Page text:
Politics | August 25, 2017 3:01 pm

Public School System in North Carolina Bans Confederate Flag

New dress code also prohibits KKK symbols and swastikas.

A Confederate flag supporter
A Confederate flag supporter arrives at the South Carolina Statehouse on July 10, 2017 in Columbia, South Carolina. To mark the two year anniversary of the removal of the Confederate battle flag from statehouse grounds, demonstrators erected a pole and flew a replica for several hours at its former location. (Photo by Sean Rayford/Getty Images)
Getty Images

A public school system in North Carolina has revised its dress code to prohibit the Confederate flag, Ku Klux Klan symbols and swastikas from clothing, reports The Los Angeles Times

The Durham Public Schools board vote unanimously Thursday to make the change, report local news outlets. The Herald-Sun of Durham reports that board members had previously expressed support for the change during a work session last week. On Aug. 14, protestors toppled a Confederate statue in front of the old count courthouse at Duke University in Durham in the wake of a white nationalist and neo-Nazi rally in Charlottesville, Va. that resulted in the death of three people.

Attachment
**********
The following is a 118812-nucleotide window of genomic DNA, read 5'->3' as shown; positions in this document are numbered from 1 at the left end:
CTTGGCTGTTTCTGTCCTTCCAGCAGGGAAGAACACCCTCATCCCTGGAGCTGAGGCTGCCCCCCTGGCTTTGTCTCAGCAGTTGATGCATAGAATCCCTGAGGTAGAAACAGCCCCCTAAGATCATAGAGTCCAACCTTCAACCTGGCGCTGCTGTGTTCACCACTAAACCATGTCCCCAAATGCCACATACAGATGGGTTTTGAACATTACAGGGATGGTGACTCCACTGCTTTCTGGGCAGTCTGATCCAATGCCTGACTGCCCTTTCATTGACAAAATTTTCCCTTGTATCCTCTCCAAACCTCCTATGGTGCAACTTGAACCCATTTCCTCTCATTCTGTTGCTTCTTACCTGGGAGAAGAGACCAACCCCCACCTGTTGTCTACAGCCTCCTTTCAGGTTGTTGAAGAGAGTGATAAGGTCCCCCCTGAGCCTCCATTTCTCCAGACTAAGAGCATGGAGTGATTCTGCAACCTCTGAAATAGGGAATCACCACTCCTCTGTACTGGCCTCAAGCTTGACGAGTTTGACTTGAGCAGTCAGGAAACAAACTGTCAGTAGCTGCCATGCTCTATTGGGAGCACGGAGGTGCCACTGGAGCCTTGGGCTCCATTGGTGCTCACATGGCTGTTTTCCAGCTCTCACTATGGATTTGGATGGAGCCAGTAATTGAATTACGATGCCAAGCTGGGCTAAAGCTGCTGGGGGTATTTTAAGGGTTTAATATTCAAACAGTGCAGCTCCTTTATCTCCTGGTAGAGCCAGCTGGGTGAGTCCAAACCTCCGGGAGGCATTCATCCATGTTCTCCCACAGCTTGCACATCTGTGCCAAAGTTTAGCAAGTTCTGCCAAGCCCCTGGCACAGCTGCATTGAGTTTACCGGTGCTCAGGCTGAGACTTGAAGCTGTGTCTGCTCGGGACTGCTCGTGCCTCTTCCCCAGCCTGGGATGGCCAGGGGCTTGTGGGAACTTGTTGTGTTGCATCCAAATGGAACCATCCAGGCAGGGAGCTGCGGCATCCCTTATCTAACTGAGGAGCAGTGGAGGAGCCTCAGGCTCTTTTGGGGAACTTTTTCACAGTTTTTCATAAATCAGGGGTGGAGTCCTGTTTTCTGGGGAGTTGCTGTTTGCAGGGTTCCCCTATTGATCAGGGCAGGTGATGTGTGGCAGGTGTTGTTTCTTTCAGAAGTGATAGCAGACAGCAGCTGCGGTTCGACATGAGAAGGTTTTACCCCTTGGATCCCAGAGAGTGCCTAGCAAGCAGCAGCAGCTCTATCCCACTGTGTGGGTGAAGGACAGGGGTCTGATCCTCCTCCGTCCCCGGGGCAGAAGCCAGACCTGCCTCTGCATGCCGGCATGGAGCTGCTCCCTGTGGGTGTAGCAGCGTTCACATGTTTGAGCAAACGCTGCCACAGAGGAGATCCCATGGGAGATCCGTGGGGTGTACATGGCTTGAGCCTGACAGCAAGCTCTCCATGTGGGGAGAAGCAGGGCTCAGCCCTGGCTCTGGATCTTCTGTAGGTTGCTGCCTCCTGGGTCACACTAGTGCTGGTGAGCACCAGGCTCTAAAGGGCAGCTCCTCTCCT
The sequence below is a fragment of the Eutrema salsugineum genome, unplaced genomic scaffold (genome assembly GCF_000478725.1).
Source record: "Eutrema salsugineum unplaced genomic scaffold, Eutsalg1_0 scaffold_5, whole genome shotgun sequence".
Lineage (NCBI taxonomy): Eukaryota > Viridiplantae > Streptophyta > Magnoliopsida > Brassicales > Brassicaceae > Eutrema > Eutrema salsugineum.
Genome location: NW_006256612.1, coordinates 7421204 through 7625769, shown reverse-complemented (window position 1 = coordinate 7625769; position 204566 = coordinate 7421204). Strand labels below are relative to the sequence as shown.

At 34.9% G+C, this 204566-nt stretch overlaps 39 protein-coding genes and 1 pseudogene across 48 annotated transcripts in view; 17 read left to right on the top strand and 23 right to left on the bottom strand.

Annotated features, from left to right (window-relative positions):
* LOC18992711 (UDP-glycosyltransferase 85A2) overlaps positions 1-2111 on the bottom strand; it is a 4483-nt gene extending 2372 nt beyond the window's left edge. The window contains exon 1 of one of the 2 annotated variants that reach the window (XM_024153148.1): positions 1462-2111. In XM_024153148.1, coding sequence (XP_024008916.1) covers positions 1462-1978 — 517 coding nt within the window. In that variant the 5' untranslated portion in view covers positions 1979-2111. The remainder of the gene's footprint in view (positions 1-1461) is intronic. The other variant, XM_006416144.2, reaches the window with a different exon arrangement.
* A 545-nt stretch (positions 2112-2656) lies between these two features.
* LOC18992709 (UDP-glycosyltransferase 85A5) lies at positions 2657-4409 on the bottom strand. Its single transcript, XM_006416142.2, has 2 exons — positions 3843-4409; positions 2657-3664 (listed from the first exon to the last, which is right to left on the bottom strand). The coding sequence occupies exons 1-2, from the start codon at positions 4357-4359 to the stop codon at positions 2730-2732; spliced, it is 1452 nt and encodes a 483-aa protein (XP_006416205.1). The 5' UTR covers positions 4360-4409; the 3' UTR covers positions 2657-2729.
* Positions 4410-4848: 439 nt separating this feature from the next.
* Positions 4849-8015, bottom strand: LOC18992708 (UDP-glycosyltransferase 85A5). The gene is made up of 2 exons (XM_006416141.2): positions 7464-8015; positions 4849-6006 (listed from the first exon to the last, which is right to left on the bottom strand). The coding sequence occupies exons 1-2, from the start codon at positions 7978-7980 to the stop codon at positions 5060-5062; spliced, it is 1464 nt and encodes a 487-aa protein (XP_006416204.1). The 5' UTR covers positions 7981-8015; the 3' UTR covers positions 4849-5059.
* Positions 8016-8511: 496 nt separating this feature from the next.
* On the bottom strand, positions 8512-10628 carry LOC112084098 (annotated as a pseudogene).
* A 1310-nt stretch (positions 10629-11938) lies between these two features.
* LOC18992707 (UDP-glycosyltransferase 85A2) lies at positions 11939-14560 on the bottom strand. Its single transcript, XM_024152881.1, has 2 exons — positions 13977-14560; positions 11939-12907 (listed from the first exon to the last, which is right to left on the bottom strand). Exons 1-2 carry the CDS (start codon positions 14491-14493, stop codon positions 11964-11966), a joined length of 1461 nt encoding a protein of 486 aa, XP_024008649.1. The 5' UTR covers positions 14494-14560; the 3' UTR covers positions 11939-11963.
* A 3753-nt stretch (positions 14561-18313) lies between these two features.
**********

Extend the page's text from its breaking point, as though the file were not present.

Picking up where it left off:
One board member, Mike Lee, said, “These things, historically, were meant for hate, or at some point in history, meant hatred.”

The board also voted 7-0 to remove a the name of Durham industrialist and philanthropist Julian Shakespeare Carr from the middle school building at Durham School of the arts, which once housed an all-white high school, reports The L.A. Times. 

Back in 1913, at the dedication of the Confederate memorial at UNC Chapel Hill, Carr, who himself was a Confederate Civil War veteran, spoke about the “purity of the Anglo-Saxon race” and described how he once beat an African-American woman because she insulted a white woman.

Protestors gathered at the memorial earlier this week to call for officials to take it down.

Workers began removing some of the plaques with Carr’s name from the building on Friday. The administration plans to review the names of all its schools and school buildings as well.

Carr supported local black leaders and provided financial support to help launch N.C. Central University, a historically black college in Durham, but Durham Public Schools Superintendent Bert L’Homme said that for all his contributions, the “values he espoused and the brutal actions he claimed to take in no way reflect the safe and inclusive community that we are building in Durham Public Schools.”

Neighboring school systems such as Orange County and Chapel Hill-Carrboro have issued similar bans.